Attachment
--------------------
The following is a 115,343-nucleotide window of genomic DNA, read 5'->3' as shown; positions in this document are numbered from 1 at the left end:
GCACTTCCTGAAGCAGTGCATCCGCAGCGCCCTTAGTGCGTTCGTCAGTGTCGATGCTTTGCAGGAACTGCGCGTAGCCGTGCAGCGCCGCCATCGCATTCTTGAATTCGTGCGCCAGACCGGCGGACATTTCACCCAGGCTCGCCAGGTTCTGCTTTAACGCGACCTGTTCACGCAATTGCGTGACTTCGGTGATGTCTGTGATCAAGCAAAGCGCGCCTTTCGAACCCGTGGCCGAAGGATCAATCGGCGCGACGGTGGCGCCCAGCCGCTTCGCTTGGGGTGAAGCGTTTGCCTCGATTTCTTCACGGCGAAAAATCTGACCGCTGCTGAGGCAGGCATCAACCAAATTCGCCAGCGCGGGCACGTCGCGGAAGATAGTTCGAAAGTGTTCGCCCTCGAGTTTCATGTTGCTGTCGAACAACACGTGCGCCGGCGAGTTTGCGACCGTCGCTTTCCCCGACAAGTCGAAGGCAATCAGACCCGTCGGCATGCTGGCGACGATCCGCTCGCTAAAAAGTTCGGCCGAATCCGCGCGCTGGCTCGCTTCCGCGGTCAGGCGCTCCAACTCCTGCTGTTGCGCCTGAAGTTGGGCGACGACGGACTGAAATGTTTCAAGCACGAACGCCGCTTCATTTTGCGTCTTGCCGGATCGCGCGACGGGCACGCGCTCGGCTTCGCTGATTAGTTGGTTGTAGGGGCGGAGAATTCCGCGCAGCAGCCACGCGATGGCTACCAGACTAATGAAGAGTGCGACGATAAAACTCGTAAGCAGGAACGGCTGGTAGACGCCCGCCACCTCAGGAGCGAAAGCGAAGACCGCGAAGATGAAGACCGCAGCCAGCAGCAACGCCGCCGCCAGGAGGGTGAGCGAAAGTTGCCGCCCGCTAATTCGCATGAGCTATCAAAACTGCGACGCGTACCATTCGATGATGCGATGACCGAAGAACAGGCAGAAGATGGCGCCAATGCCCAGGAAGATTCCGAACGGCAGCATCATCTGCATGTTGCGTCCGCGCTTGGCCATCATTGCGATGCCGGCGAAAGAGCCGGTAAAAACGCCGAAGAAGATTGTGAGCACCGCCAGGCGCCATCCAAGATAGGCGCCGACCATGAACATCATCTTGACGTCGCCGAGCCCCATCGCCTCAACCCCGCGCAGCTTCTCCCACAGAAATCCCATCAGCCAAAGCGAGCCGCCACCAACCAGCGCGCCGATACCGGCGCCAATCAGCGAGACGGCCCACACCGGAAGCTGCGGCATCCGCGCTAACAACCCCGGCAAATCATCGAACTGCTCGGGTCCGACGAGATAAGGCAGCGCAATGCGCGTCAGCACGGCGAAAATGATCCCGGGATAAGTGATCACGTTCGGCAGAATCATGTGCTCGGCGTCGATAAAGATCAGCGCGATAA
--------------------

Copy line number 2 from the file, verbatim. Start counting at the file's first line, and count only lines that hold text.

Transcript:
GCACTTCCTGAAGCAGTGCATCCGCAGCGCCCTTAGTGCGTTCGTCAGTGTCGATGCTTTGCAGGAACTGCGCGTAGCCGTGCAGCGCCGCCATCGCATTCTTGAATTCGTGCGCCAGACCGGCGGACATTTCACCCAGGCTCGCCAGGTTCTGCTTTAACGCGACCTGTTCACGCAATTGCGTGACTTCGGTGATGTCTGTGATCAAGCAAAGCGCGCCTTTCGAACCCGTGGCCGAAGGATCAATCGGCGCGACGGTGGCGCCCAGCCGCTTCGCTTGGGGTGAAGCGTTTGCCTCGATTTCTTCACGGCGAAAAATCTGACCGCTGCTGAGGCAGGCATCAACCAAATTCGCCAGCGCGGGCACGTCGCGGAAGATAGTTCGAAAGTGTTCGCCCTCGAGTTTCATGTTGCTGTCGAACAACACGTGCGCCGGCGAGTTTGCGACCGTCGCTTTCCCCGACAAGTCGAAGGCAATCAGACCCGTCGGCATGCTGGCGACGATCCGCTCGCTAAAAAGTTCGGCCGAATCCGCGCGCTGGCTCGCTTCCGCGGTCAGGCGCTCCAACTCCTGCTGTTGCGCCTGAAGTTGGGCGACGACGGACTGAAATGTTTCAAGCACGAACGCCGCTTCATTTTGCGTCTTGCCGGATCGCGCGACGGGCACGCGCTCGGCTTCGCTGATTAGTTGGTTGTAGGGGCGGAGAATTCCGCGCAGCAGCCACGCGATGGCTACCAGACTAATGAAGAGTGCGACGATAAAACTCGTAAGCAGGAACGGCTGGTAGACGCCCGCCACCTCAGGAGCGAAAGCGAAGACCGCGAAGATGAAGACCGCAGCCAGCAGCAACGCCGCCGCCAGGAGGGTGAGCGAAAGTTGCCGCCCGCTAATTCGCATGAGCTATCAAAACTGCGACGCGTACCATTCGATGATGCGATGACCGAAGAACAGGCAGAAGATGGCGCCAATGCCCAGGAAGATTCCGAACGGCAGCATCATCTGCATGTTGCGTCCGCGCTTGGCCATCATTGCGATGCCGGCGAAAGAGCCGGTAAAAACGCCGAAGAAGATTGTGAGCACCGCCAGGCGCCATCCAAGATAGGCGCCGACCATGAACATCATCTTGACGTCGCCGAGCCCCATCGCCTCAACCCCGCGCAGCTTCTCCCACAGAAATCCCATCAGCCAAAGCGAGCCGCCACCAACCAGCGCGCCGATACCGGCGCCAATCAGCGAGACGGCCCACACCGGAAGCTGCGGCATCCGCGCTAACAACCCCGGCAAATCATCGAACTGCTCGGGTCCGACGAGATAAGGCAGCGCAATGCGCGTCAGCACGGCGAAAATGATCCCGGGATAAGTGATCACGTTCGGCAGAATCATGTGCTCGGCGTCGATAAAGATCAGCGCGATAA